In this non-race, the first to arrive was D Nicholls’ 1899 1¾ hp Romain tricycle. HRH Prince Michael of Kent’s 1902 24 hp Panhard-Levassor Roi-des-Belges had trouble at Brixton and hadn’t arrived when we checked in. Lord Montagu was greeting arrivals at the finish; the National Motor Museum had three entries of which he had driven the 1903 22hp Daimler tonneau. As last year, there was a long narrow diversion near the finish, because roadworks on the A23 have still not been completed!
OIdest car competing, Mrs Ruth Ellis’s 1892 2hp Panhard on iron tyres, with tiller steering and hot tube ignition, successfully made the journey. But Prince Michael of Kent had clutch, engine and overheating problems and the Panhard-Levassor (or Packard-Levassor according to The Times) was put on a trailer at Gatwick, but driven over the finish line. Lord Montagu had a good run, with Jonathan Palmer as his codriver, who said the Daimler was more challenging than an F1 Honda-McLaren.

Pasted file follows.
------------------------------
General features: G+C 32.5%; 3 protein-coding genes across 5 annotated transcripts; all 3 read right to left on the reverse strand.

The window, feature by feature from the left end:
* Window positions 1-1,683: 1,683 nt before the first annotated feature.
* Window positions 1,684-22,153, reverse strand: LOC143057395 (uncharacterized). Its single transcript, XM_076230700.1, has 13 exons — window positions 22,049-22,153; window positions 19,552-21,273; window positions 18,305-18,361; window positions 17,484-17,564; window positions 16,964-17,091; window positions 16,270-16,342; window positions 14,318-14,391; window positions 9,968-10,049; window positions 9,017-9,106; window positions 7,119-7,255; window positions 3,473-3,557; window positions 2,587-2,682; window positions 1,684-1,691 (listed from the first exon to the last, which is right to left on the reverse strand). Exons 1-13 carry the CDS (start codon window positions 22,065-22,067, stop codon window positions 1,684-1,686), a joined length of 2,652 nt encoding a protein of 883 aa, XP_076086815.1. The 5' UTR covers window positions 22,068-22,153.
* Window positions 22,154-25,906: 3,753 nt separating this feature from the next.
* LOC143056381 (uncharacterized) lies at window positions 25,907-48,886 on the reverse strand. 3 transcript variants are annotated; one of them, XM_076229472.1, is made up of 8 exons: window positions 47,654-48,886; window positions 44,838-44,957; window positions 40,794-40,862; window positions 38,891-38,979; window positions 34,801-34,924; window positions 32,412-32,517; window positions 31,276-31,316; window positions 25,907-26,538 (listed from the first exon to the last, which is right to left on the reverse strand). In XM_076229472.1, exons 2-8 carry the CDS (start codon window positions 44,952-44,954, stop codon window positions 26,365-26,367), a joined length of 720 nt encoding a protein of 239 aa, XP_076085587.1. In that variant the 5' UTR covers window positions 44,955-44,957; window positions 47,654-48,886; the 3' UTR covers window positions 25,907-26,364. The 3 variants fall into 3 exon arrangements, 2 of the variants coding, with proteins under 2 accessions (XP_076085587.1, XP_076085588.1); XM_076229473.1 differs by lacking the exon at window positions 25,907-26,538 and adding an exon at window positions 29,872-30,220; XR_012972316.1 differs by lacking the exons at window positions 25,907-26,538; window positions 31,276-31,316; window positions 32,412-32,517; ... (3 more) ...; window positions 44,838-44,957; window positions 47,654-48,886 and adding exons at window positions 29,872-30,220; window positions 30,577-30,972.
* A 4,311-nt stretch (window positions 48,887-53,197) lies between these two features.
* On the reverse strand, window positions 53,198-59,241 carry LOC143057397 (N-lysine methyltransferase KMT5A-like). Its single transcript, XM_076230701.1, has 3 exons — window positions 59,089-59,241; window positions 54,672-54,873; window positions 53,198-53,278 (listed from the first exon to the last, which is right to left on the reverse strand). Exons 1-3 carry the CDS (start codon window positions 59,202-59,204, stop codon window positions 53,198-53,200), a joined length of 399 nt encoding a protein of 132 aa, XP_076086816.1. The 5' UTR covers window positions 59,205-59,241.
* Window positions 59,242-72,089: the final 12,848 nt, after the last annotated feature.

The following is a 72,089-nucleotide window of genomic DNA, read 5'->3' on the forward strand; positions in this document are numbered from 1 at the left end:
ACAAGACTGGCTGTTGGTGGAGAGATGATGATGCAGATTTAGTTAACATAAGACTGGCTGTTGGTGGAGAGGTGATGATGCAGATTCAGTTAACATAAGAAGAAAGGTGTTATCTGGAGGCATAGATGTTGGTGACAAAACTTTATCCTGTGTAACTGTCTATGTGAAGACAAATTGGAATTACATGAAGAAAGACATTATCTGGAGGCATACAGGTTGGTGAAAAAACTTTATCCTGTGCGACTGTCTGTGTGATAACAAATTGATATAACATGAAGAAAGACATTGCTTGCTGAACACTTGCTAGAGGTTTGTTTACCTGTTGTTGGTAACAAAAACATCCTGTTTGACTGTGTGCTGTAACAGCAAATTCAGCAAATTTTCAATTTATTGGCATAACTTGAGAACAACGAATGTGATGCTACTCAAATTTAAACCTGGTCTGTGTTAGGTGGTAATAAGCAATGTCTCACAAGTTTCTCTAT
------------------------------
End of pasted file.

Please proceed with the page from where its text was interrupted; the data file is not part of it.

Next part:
First car home was Kevin Wheatcroft’s 1902 Panhard, followed by Johnny Thomas’s Napier. An American-entered De Dion retired after about 25 yards but Ford’s British Chairman came in trouble-free on the 1904 Model-C Ford, but the sister car seized up just before Gatwick. The 1903 Brown had inlet valve trouble, but Brian Ferguson took the head off and was going again in 1½ hours. Benson & Hedges Special Events Director drove a 1902 Columbia Electric and had a fine run.
This year 14 of the finishers were reported as his the regulations. They are named as: Robert Brooks, D Harper, Colin Crabbe, D Nicholls (who arrived first), S Fearn, Ben Black, R Loder, Johnny Thomas (who came in third), Kevin Wheatcroft (second home), M Hughes. B Dobson, K Schildbach, G Grime, and R Crosby. In the good old days drivers were encouraged to go as quickly as they liked but things have since become more serious; however, the RAC/MSA should inform us of the nature of these crimes, and the action taken.